ClickCease Eyeglass Lens Materials: Which is Best? | Easy Drug Card

Eyeglass Lens Materials: Which is Best?

Modern eyeglasses are truly a marvel of technology and engineering. The lenses we take for granted today have evolved over centuries, and are a far cry from the crude glass lenses of old. Eyeglass lens technology has been moving away from glass due to the weight, thickness, and the dangers associated with the lenses shattering. Eyeglass lenses are now almost exclusively made out of different types of plastic, each with their own specific optical and physical characteristics. The four main types of lenses utilized are CR39 plastic, polycarbonate, Trivex, and high index plastic.

See our blog about Glasses: Online or at the Store?

Before discussing different lens materials, it is important to understand two properties that dictate how they look and behave; index of refraction and abbe value. The index of refraction of a material is a measure of its ability to bend light. The higher the index of refraction, the more the light will bend when it passes through the material. This is important when talking about lens thickness, as higher index lenses can achieve more with less material, allowing lenses to appear thinner. Abbe value relates to the optical quality of the lens material. As light passes through a lens, each wavelength of light reacts uniquely, which can cause the wearer to experience blurring or color abnormalities.

CR39 was the first application of a plastic eyeglass lens. Its use in the eyeglass industry was a revolutionary step that freed eyeglass wearers from their heavy glass lenses. Both the index of refraction and abbe value of CR39 are very near to glass, allowing excellent optical quality at a similar thickness. As CR39 is a plastic, it is significantly lighter than glass, however, what you gain in weight reduction, you lose in scratch resistance. Wearers of glass lenses were historically very happy with the durability of glass. Modern plastic lenses will inevitably scratch, usually leaving the wearer seeking replacement after two to three years.

Polycarbonate and Trivex are plastics with a higher index of refraction than CR39, offering the benefits of plastic, in a thinner and lighter package. These materials also address the fragility of CR39, offering improved scratch and impact resistance. These harder plastics are the standard for safety eyewear and are recommended for patients participating in activities where eye injury is possible. Polycarbonate, although durable, suffers in its optical quality. Due to a lower abbe value, polycarbonate can cause visual disturbance and distortion in some patients. Trivex addresses that issue with an abbe value similar to CR39 and glass. The only downside to Trivex is its cost and availability. Of the two, polycarbonate will be less expensive and more widely available.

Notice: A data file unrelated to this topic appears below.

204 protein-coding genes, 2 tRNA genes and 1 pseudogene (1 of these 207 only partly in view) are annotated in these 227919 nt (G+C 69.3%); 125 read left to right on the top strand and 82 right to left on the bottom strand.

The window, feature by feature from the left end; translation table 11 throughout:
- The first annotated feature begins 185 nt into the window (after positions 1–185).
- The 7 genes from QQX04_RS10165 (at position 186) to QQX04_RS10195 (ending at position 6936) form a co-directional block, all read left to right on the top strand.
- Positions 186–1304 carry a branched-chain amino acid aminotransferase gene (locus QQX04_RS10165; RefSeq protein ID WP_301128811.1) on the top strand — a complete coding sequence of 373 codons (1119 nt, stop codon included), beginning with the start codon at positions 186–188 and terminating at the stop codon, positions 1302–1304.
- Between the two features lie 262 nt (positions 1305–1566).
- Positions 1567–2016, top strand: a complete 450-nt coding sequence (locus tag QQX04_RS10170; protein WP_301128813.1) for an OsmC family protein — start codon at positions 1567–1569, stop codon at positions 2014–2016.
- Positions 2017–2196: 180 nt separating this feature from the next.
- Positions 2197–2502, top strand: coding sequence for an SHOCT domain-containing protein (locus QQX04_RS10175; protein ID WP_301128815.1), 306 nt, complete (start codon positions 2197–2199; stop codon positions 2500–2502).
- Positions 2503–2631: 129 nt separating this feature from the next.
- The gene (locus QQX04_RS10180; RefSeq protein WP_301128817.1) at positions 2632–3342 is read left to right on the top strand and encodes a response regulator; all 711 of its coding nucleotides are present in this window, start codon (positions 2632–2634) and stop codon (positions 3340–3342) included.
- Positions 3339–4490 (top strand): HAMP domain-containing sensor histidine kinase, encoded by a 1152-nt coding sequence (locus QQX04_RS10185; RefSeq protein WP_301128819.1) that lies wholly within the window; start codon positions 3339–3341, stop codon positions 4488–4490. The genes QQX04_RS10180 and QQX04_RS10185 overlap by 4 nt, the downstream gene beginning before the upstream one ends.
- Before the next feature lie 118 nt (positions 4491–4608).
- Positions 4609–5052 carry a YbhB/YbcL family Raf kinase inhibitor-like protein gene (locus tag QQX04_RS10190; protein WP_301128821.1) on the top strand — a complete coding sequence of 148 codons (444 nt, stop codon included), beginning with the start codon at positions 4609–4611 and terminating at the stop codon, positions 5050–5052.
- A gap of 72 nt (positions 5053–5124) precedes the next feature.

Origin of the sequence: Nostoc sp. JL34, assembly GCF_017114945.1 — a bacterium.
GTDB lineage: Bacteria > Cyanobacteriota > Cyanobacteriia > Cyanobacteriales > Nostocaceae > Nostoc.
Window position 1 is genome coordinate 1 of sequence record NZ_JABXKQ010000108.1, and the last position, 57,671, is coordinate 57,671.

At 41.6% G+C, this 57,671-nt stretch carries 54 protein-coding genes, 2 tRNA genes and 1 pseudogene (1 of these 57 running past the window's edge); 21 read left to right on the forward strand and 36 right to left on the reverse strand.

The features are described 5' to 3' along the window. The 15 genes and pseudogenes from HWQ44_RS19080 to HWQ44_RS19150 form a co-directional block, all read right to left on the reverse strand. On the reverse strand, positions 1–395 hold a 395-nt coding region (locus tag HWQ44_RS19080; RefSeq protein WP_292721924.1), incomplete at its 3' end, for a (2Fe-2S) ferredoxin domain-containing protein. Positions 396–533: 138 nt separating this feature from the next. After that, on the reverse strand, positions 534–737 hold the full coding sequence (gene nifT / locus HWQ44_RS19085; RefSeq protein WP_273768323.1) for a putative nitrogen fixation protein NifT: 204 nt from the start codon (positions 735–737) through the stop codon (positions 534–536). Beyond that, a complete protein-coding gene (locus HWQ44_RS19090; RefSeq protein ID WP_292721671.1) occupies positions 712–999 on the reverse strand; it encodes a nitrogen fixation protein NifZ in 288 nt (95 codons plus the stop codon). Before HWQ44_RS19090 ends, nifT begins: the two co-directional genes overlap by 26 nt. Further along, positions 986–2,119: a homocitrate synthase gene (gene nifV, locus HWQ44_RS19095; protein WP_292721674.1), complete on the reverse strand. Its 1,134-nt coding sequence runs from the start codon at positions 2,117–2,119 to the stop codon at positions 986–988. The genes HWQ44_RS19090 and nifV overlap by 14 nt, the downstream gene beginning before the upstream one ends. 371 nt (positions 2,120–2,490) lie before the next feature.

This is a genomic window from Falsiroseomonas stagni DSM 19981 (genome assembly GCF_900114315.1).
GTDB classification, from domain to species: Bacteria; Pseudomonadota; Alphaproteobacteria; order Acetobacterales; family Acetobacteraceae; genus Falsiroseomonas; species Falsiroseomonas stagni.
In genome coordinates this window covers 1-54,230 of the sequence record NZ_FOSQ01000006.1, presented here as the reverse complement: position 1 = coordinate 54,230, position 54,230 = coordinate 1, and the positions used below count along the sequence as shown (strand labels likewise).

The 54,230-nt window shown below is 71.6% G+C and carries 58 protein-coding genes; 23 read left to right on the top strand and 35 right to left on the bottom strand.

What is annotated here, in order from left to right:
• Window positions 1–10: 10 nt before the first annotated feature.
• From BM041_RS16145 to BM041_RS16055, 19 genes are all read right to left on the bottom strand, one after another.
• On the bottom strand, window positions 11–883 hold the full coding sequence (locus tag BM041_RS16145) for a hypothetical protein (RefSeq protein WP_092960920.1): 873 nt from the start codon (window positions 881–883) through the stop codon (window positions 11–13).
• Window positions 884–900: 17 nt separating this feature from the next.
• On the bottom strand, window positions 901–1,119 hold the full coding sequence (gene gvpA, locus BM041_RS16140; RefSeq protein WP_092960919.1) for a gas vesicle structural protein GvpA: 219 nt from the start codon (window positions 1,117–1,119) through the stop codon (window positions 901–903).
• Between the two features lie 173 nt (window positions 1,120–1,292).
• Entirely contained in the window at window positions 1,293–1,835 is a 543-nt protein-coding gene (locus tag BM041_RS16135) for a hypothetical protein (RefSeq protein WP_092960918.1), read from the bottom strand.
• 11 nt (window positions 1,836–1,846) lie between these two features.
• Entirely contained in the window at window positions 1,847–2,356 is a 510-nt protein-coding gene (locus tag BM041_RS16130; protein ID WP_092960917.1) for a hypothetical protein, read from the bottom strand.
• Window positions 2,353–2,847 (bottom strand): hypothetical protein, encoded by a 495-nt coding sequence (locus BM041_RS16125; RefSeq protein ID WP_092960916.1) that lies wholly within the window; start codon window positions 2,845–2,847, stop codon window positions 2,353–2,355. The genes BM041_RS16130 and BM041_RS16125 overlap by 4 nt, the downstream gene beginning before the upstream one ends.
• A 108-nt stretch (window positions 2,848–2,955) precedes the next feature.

High index plastic is just as it sounds. A plastic lens material focused on maximizing the index of refraction. These lenses are recommended for patients with higher eyeglass prescriptions. High index plastic is not impact resistant and is the most expensive of the lens options available. High index lenses are often marketed as an optical retailer’s “premium” lenses and thus will come standard with things like anti-reflective coating, pushing the price up even further.

I recommend Trivex to most patients. Trivex has a good cost-to-benefit ratio, offering great optics and durability in a reasonably priced package. That being said, the other lens materials certainly have their place, and I suggest discussing your particular needs with your doctor and/or sales associate. For more information on lens materials, see the links below.


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Dr. Ryan Dugan, OD

Dr. Ryan Dugan, OD is an Optometrist specializing in the treatment and management of ocular disease. He graduated from Pacific University College of Optometry, and went on to pursue a residency program at the Southern Arizona VA Health Care System (SAVAHCS) receiving advanced education in ocular disease and low vision rehabilitation. He has worked in private, commercial, and hospital settings helping patients with eye conditions such as glaucoma, cataracts, and macular degeneration. He currently practices at an ophthalmological surgery center in Colorado comanaging complex disease states and surgical operations. He has participated in both local and international trips to bring eye care to underserved populations, and is passionate about providing quality eye care while empowering patients to understand their diagnoses. When not in the clinic, Dr. Dugan enjoys the outdoors and spending time with his family.




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